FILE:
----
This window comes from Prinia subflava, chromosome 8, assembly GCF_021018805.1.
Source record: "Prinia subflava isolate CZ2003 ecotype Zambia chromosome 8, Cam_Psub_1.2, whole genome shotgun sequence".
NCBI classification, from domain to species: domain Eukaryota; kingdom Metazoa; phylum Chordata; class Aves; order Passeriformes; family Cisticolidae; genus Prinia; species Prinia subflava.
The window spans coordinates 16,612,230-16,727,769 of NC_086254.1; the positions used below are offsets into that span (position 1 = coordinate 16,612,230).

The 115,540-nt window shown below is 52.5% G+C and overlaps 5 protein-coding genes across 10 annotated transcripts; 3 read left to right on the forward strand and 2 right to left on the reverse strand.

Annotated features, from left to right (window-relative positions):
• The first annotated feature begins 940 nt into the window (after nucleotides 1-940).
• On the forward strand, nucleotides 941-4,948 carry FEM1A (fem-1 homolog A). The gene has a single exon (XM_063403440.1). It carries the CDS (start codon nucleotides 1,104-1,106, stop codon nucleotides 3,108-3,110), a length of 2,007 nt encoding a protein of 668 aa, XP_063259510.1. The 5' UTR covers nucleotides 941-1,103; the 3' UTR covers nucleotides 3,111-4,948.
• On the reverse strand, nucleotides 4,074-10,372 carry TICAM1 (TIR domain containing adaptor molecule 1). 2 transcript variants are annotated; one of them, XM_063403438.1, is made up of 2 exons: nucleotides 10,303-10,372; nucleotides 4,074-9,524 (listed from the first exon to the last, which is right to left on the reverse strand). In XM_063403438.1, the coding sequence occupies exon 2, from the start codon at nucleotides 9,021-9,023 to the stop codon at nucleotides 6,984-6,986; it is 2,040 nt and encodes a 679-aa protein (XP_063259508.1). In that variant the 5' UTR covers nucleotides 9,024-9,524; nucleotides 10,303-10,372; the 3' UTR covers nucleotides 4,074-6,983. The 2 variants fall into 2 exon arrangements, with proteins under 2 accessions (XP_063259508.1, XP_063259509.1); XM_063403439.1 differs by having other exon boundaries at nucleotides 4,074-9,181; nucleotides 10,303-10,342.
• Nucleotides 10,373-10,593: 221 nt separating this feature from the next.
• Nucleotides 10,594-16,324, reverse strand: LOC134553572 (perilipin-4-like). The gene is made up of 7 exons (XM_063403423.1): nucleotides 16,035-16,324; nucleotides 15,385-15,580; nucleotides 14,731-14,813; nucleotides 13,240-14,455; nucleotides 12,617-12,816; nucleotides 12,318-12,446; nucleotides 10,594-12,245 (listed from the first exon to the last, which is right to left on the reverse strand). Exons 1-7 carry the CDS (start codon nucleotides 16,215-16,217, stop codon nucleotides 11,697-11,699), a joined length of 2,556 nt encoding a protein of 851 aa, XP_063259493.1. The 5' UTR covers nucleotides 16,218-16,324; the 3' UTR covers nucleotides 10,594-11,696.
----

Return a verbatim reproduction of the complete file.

This window comes from Prinia subflava, chromosome 8, assembly GCF_021018805.1.
Source record: "Prinia subflava isolate CZ2003 ecotype Zambia chromosome 8, Cam_Psub_1.2, whole genome shotgun sequence".
NCBI classification, from domain to species: domain Eukaryota; kingdom Metazoa; phylum Chordata; class Aves; order Passeriformes; family Cisticolidae; genus Prinia; species Prinia subflava.
The window spans coordinates 16,612,230-16,727,769 of NC_086254.1; the positions used below are offsets into that span (position 1 = coordinate 16,612,230).

The 115,540-nt window shown below is 52.5% G+C and overlaps 5 protein-coding genes across 10 annotated transcripts; 3 read left to right on the forward strand and 2 right to left on the reverse strand.

Annotated features, from left to right (window-relative positions):
• The first annotated feature begins 940 nt into the window (after nucleotides 1-940).
• On the forward strand, nucleotides 941-4,948 carry FEM1A (fem-1 homolog A). The gene has a single exon (XM_063403440.1). It carries the CDS (start codon nucleotides 1,104-1,106, stop codon nucleotides 3,108-3,110), a length of 2,007 nt encoding a protein of 668 aa, XP_063259510.1. The 5' UTR covers nucleotides 941-1,103; the 3' UTR covers nucleotides 3,111-4,948.
• On the reverse strand, nucleotides 4,074-10,372 carry TICAM1 (TIR domain containing adaptor molecule 1). 2 transcript variants are annotated; one of them, XM_063403438.1, is made up of 2 exons: nucleotides 10,303-10,372; nucleotides 4,074-9,524 (listed from the first exon to the last, which is right to left on the reverse strand). In XM_063403438.1, the coding sequence occupies exon 2, from the start codon at nucleotides 9,021-9,023 to the stop codon at nucleotides 6,984-6,986; it is 2,040 nt and encodes a 679-aa protein (XP_063259508.1). In that variant the 5' UTR covers nucleotides 9,024-9,524; nucleotides 10,303-10,372; the 3' UTR covers nucleotides 4,074-6,983. The 2 variants fall into 2 exon arrangements, with proteins under 2 accessions (XP_063259508.1, XP_063259509.1); XM_063403439.1 differs by having other exon boundaries at nucleotides 4,074-9,181; nucleotides 10,303-10,342.
• Nucleotides 10,373-10,593: 221 nt separating this feature from the next.
• Nucleotides 10,594-16,324, reverse strand: LOC134553572 (perilipin-4-like). The gene is made up of 7 exons (XM_063403423.1): nucleotides 16,035-16,324; nucleotides 15,385-15,580; nucleotides 14,731-14,813; nucleotides 13,240-14,455; nucleotides 12,617-12,816; nucleotides 12,318-12,446; nucleotides 10,594-12,245 (listed from the first exon to the last, which is right to left on the reverse strand). Exons 1-7 carry the CDS (start codon nucleotides 16,215-16,217, stop codon nucleotides 11,697-11,699), a joined length of 2,556 nt encoding a protein of 851 aa, XP_063259493.1. The 5' UTR covers nucleotides 16,218-16,324; the 3' UTR covers nucleotides 10,594-11,696.